14 Comments

  1. greenbaggins said,

    January 1, 2011 at 4:06 pm

    Paige, do you think that modern abysmal education is responsible for so many modern books having lots of typos? When I read 19th century books, I see almost no typos ever.

  2. paigebritton said,

    January 1, 2011 at 4:51 pm

    Maybe — but I think it is more a matter of training the eye & the “mind’s ear” through constant encounters with excellent texts, which our whole culture no longer promotes. If we read texts at all, we like them quick & easy (and not even completely spelled, LOL). Spotting errors in a dense text like this one takes a seasoned reader, not just a well-educated reader. When you know the rhythm or tune that letters and words and punctuation make when they’re singing together in harmony, then you get jarred by disharmony when it happens.

  3. greenbaggins said,

    January 1, 2011 at 6:42 pm

    That’s exactly how I feel about proofing.

  4. Ron Henzel said,

    January 2, 2011 at 1:07 pm

    I think one problem that has been conducive to sloppy editing in books relative to what was the norm 50 to 100 years ago has been the tectonic shift in the perception of elapsed time caused by technological advancement—most recently computers. When I was at Wheaton in the ’90s (as both an employee and a student) the HR director had a copy of the 19th century rules for employees hanging framed in his office. Many of the requirements (as I recall) reflected the kinds of legalisms generated by the 19th century temperance movement (which was still affecting the college even then) in addition to the strains of pietism that prevailed in Wheaton’s evangelical milieu. But the thing that I remember impressing me the most was the expectation of how 19th century employees were expected to use their spare time, which included not only regular Scripture reading but also that of other “edifying literature.” The entire document was redolent of a time—which has actually occupied most of history—when getting certain things done “in a hurry” took days, weeks, or even months, and now we measure our expectations for some of those same things in nanoseconds.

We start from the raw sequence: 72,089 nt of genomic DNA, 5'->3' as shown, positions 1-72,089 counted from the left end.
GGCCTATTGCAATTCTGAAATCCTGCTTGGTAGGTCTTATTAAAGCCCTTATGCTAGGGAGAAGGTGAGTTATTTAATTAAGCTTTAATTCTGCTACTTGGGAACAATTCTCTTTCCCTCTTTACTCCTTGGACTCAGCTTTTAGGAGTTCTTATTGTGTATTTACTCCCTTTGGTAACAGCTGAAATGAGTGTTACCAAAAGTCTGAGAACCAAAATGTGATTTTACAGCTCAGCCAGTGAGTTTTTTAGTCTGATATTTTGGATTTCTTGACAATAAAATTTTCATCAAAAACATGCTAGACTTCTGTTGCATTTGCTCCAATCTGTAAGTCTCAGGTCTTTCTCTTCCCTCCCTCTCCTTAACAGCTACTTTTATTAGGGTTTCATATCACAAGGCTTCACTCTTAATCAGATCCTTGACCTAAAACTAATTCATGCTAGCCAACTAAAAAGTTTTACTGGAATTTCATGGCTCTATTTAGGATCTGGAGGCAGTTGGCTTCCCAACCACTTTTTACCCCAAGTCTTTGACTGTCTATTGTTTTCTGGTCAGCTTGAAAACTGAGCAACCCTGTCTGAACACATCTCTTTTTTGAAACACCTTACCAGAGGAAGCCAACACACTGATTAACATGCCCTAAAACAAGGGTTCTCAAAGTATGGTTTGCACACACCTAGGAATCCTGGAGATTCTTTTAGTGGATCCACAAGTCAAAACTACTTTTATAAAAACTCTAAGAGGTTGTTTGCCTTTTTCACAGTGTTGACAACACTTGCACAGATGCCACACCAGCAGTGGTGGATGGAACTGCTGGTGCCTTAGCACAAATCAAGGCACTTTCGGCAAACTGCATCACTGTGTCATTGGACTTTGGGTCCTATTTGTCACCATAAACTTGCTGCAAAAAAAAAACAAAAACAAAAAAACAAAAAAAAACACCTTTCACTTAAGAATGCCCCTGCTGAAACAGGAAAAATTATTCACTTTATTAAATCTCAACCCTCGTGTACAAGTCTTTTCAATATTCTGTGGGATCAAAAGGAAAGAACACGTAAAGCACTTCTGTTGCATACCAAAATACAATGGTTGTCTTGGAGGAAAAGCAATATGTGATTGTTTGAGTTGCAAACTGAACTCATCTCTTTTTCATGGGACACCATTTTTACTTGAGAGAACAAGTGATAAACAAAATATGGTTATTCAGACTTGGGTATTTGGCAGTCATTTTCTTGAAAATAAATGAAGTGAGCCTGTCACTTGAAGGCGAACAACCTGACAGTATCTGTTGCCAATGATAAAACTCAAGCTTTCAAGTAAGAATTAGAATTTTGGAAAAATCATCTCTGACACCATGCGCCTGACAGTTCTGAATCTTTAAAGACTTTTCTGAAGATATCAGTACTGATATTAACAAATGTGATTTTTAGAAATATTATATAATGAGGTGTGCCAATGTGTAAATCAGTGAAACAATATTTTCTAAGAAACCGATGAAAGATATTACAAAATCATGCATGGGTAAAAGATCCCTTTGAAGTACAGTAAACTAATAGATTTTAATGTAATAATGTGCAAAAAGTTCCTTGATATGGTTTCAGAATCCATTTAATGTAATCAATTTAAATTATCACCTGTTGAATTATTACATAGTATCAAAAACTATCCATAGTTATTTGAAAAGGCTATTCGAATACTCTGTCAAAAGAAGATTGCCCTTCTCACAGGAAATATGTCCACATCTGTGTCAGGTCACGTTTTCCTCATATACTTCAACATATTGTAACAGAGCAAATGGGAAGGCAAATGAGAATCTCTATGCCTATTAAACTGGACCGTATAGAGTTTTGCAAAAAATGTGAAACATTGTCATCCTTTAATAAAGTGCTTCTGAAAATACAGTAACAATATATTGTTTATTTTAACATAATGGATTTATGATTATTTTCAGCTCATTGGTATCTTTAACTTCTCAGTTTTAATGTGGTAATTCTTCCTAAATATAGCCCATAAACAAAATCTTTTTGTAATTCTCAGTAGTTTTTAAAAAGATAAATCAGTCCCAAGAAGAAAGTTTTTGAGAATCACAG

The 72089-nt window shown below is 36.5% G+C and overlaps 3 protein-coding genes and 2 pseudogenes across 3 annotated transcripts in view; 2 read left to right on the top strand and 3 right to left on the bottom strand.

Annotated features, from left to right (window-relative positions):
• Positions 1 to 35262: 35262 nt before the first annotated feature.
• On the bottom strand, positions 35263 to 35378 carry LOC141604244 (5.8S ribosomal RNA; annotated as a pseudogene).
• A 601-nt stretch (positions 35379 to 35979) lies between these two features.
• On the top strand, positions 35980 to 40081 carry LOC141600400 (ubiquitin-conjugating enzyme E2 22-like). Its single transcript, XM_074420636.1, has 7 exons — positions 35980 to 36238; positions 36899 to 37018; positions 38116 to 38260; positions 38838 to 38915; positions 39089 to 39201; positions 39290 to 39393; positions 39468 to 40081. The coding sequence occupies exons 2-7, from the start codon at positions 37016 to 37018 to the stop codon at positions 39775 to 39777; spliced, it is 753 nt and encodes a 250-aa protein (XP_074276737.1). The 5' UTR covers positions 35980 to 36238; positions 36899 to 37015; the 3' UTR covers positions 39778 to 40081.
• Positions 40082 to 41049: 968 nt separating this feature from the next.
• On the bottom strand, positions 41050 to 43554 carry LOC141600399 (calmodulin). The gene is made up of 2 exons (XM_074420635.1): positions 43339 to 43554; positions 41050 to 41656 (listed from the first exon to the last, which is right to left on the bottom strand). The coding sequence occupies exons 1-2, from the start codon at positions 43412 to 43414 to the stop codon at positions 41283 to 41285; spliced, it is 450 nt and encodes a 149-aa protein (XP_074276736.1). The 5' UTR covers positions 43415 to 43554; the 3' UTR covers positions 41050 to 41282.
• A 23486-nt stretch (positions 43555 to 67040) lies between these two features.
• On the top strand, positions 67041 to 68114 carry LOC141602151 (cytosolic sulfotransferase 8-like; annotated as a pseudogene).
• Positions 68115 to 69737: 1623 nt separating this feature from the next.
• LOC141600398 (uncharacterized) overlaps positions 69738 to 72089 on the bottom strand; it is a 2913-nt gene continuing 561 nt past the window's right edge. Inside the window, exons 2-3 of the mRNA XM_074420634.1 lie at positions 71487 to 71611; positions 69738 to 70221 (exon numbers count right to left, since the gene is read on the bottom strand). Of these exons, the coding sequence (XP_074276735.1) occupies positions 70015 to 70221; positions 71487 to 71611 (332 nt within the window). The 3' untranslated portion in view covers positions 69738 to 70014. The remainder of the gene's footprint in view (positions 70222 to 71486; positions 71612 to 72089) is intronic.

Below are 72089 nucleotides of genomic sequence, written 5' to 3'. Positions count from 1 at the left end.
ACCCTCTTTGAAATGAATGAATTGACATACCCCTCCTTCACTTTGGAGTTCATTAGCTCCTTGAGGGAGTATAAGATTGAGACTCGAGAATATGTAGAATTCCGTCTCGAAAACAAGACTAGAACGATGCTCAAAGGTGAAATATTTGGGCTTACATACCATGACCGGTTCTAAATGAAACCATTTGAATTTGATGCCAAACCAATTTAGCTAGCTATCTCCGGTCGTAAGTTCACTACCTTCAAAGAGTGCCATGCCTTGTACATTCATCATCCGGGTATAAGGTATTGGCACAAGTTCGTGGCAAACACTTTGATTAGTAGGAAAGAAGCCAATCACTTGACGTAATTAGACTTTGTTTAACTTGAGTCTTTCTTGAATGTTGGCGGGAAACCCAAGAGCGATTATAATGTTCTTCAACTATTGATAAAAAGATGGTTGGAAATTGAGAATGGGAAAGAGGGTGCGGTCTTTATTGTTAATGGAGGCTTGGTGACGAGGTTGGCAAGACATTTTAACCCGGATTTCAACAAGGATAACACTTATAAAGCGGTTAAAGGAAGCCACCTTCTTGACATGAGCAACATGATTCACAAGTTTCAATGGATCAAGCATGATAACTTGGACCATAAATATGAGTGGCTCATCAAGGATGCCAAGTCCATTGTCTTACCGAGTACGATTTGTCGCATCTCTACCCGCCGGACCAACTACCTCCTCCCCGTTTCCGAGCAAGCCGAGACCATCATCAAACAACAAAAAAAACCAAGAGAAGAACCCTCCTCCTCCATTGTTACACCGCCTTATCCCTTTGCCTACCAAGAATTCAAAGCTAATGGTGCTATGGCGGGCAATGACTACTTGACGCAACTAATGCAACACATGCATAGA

I think we try to do a lot of things much more quickly, and consequently with much less attention to detail, than our forebears did. I also think that technology has played a role in speeding up the normal process of linguistic change to the point where not only has the whole concept of standardized English come under siege, but many have taken the attitude that a concern for syntax is just plain silly.